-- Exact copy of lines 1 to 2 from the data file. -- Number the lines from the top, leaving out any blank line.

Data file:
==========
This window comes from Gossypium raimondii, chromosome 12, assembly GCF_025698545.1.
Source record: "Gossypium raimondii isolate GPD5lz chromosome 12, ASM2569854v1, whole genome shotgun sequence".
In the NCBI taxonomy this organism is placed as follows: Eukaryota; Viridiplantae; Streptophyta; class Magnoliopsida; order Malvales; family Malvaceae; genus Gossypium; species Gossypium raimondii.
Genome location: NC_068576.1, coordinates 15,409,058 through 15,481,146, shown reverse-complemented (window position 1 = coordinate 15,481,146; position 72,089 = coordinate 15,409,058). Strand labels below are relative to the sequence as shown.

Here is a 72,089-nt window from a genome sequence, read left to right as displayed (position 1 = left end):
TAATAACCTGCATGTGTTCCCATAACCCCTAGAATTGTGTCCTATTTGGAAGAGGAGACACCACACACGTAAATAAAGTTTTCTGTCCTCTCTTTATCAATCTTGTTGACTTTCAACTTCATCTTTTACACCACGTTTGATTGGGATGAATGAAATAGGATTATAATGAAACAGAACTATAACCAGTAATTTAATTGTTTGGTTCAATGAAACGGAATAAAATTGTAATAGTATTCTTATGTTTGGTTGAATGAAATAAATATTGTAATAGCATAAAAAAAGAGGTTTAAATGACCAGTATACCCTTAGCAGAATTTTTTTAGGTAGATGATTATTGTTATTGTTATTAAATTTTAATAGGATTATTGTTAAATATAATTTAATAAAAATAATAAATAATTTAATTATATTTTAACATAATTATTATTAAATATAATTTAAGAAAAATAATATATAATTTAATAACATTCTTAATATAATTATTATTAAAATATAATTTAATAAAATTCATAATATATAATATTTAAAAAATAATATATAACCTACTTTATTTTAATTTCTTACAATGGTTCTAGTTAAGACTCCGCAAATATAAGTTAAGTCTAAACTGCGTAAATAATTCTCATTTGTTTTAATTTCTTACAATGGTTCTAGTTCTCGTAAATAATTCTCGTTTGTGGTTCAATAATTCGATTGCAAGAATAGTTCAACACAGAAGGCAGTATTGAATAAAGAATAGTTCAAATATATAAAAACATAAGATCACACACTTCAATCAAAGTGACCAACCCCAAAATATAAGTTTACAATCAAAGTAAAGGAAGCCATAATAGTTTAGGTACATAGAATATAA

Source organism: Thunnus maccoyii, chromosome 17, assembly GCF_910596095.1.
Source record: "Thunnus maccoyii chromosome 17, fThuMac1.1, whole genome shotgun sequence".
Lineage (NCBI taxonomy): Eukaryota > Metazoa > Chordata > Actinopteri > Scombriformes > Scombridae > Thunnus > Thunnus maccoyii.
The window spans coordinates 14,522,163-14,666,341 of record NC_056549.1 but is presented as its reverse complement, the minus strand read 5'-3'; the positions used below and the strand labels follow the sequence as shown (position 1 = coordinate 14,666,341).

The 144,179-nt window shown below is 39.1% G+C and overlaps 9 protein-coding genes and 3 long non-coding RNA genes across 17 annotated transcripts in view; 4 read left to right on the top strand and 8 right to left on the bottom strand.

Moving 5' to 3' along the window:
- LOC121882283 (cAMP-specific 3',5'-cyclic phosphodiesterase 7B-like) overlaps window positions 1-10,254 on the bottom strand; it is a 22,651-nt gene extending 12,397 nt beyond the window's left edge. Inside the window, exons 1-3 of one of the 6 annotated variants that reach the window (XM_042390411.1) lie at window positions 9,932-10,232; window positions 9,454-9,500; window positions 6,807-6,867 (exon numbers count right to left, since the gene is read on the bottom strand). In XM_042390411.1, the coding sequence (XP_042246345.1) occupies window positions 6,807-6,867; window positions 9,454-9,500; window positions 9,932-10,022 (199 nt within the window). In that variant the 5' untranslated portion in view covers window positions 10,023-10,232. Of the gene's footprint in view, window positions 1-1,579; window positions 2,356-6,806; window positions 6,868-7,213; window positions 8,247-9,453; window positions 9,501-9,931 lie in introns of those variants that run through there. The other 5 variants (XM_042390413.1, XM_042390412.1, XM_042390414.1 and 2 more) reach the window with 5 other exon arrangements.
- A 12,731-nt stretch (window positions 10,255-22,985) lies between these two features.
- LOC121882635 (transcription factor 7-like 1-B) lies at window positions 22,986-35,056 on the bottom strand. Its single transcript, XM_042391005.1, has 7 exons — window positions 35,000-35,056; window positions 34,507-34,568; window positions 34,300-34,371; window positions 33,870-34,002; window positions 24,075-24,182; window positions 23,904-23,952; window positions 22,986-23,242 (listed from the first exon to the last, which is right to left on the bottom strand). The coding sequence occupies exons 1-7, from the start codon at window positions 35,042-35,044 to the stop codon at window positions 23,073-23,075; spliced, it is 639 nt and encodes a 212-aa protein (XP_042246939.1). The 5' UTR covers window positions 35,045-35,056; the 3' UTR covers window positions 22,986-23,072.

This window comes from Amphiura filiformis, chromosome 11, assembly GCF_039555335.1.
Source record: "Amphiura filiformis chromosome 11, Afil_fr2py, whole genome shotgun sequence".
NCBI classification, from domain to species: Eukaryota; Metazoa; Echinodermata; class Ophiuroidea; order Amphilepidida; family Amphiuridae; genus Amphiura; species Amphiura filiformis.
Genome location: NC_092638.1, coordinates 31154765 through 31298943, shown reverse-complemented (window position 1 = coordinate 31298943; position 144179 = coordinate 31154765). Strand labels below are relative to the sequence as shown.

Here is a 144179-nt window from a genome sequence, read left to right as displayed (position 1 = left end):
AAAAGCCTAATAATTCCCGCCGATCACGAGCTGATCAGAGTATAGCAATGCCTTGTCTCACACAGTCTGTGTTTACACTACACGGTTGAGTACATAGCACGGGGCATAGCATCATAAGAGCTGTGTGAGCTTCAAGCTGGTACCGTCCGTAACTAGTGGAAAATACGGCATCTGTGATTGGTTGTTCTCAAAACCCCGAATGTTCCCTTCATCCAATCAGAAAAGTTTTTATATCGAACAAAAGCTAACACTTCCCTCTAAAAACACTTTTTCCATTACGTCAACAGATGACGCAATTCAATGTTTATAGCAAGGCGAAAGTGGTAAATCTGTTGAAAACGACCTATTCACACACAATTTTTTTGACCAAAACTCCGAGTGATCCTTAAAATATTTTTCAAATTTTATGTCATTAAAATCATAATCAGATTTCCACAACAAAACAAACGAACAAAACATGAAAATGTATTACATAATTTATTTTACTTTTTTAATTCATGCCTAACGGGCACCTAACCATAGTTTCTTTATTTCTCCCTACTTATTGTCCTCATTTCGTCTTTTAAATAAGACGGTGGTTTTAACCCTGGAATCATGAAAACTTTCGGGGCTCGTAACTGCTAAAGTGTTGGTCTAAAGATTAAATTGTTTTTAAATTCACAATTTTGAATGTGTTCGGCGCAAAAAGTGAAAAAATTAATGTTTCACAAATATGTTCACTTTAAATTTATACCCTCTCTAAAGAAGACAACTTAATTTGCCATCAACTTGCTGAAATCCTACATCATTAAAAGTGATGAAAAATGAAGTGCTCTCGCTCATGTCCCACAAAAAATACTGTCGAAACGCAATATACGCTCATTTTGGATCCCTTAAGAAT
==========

This window comes from Gossypium raimondii, chromosome 12, assembly GCF_025698545.1.
Source record: "Gossypium raimondii isolate GPD5lz chromosome 12, ASM2569854v1, whole genome shotgun sequence".